Read past the break for suggestions on how to fill them out with some good ol’ Midwestern stacks.
New to FanDuel? Scared of feeling like a small fish in a big pond? Well, be sure to read our content and subscribe to the DFSBot for your daily baseball plays. Just remember to sign up through us before jumping into the fray. It’s how we know you care!Please, blog, may I have some more?
Here we are in late May, and the injury parade just keeps on marching along. I’m not sure which is more frustrating – checking baseball news to see that what you thought was your perfectly healthy closer has suddenly been placed on the IL, a la Wade Davis, or having your stud players just sitting in your lineup without playing. Those of you who own George Springer, Christian Yelich,or Khris Davis (who STILL is on the A’s active roster as I write this, even though it was quite clear that he was in intense pain every time he took a swing in his last game) know of what I speak. There are no obvious replacements when you lose one of the guys you’ve been counting on in a very deep league, but we’ll keep doing what we do here: trying to find a few players who might be worth looking at in NL-only, AL-only, and other deep leagues.Please, blog, may I have some more?
As many of you know, I’m in the NL-Only Tout Wars league, so every year I take part in an industry NL-Only league with the CBS peeps to try to find my footing before I go off to New York to take on the heavyweights, and Andy Behrens, who appears to have a healthy BMI. Some might mock, some might mock draft, but this is my draft prep, and am happy to take part in this league. Until about 25 minutes into the draft, and players go for way too much, and I start getting hungry and I just want the whole thing to be over and ermahgerd! But, for those first twenty-five minutes of the five-hour draft, I’m laser focused. For this league, I once again use Rudy’s NL-Only rankings, and his War Room (it’s free with a subscription). I won’t try to get you to buy it anymore. You can lead a horse to water, but you can’t make the horse put a cape down so I can walk over the water without getting wet. (If you want a shallower league, play against me and hundreds others for prizes –> Razzball Commenter Leagues.) Anyway, here’s my 12-team NL-Only team and some thoughts:Please, blog, may I have some more?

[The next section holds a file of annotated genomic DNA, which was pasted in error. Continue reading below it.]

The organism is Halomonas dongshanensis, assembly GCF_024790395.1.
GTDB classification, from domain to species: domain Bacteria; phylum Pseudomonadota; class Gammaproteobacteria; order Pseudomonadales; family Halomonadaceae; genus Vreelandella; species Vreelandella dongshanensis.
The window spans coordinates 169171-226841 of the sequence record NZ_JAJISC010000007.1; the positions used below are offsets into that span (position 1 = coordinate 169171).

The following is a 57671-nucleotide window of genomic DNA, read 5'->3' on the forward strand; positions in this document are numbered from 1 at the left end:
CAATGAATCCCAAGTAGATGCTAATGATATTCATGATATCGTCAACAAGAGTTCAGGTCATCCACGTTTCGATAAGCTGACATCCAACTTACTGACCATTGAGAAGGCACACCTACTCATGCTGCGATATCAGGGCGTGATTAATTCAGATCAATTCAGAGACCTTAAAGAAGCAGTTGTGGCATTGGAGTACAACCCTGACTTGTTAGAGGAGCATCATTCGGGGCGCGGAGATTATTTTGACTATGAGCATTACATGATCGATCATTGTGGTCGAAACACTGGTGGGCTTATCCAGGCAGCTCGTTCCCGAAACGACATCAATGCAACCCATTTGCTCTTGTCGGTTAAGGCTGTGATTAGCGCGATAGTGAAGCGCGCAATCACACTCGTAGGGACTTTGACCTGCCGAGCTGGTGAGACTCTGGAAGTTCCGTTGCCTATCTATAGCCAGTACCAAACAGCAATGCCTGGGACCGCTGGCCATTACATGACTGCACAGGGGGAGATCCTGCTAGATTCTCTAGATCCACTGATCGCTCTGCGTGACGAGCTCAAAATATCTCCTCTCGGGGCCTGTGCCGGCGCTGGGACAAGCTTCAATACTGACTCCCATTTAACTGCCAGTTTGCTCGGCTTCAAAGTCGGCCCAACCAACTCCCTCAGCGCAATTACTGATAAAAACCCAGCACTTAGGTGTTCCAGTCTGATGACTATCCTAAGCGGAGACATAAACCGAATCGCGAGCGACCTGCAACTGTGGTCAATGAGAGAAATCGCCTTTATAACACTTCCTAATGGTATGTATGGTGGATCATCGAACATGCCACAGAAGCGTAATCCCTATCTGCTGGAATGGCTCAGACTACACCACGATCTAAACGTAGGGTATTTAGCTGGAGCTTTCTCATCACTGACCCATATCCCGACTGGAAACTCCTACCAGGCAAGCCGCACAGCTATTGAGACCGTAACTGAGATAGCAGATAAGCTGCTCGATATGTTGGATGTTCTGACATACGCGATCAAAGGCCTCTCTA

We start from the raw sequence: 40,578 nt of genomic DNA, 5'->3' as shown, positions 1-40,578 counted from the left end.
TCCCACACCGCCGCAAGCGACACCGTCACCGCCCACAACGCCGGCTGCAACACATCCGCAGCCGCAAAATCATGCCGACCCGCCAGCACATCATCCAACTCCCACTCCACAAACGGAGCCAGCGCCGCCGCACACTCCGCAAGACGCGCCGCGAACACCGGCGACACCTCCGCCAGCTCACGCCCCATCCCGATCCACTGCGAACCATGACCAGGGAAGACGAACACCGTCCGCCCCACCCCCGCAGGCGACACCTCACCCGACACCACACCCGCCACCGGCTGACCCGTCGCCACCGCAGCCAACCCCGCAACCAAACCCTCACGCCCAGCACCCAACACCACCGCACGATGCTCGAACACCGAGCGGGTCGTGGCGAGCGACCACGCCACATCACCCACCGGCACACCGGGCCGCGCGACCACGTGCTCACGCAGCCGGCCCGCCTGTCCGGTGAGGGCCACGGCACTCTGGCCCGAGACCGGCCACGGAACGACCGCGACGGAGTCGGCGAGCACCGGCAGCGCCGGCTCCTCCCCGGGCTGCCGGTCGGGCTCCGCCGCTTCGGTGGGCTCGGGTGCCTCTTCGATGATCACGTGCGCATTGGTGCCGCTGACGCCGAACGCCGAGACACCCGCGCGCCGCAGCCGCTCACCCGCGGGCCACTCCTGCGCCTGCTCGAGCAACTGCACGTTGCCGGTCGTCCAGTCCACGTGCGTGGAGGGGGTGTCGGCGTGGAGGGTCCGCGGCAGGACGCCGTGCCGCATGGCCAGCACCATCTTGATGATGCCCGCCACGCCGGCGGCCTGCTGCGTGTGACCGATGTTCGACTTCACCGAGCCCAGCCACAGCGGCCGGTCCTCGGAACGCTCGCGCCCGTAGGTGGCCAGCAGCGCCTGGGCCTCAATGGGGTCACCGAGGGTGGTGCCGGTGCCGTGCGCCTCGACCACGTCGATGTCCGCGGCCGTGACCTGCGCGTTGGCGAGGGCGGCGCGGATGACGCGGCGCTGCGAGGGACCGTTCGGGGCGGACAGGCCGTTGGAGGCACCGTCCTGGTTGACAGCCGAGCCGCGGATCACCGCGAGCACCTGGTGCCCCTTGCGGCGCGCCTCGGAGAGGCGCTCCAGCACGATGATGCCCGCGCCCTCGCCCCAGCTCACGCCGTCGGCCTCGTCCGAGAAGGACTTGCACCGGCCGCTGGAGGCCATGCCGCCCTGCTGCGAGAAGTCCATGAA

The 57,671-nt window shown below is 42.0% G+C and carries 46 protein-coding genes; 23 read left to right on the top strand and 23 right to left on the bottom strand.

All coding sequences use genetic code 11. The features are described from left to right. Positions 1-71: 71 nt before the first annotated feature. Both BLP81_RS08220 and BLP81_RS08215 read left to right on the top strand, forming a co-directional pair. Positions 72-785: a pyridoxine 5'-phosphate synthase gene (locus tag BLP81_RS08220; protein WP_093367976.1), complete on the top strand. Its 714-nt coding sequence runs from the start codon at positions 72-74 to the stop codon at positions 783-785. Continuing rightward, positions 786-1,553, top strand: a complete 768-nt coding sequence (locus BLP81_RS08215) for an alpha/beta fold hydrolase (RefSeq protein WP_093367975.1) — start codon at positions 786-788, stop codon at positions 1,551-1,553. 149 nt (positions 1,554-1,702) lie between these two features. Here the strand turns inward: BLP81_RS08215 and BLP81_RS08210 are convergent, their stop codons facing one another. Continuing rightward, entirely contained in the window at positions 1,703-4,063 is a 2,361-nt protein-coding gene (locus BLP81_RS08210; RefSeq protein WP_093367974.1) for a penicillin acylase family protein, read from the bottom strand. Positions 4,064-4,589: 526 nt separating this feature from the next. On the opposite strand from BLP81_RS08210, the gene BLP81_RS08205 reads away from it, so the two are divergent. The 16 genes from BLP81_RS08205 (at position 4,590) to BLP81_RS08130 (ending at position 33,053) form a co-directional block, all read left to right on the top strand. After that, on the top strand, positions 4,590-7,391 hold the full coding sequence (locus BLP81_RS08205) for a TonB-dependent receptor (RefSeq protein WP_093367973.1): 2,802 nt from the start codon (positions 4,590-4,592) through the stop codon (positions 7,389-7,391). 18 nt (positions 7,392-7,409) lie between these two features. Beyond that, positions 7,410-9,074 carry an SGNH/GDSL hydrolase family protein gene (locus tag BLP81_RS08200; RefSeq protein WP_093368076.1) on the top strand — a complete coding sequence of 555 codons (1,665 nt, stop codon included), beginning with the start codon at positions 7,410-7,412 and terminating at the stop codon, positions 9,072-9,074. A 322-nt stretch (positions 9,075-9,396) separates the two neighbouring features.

We’ve done it! We’ve reached the end of the fantasy baseball hitter rankings. Give yourself a big round of applause. I’d clap for you, but I have carpal tunnel from actually ranking all the hitters and writing all their blurbs and calculating all of their projections and– What exactly did you do? Oh, yeah, you read them. No wonder why your hands can still clap. Okay, let’s get to it because this post is like 5,000 words long and I wrote it with my toes. C’mon, pinkie toe, push down the shift key! Here’s Steamer’s 2019 Fantasy Baseball Projections for Hitters and 2019 Fantasy Baseball Projections for Pitchers. All projections listed are mine and I mention where I see tiers starting and stopping. Anyway, here’s the top 100 outfielders for 2019 fantasy baseball:Please, blog, may I have some more?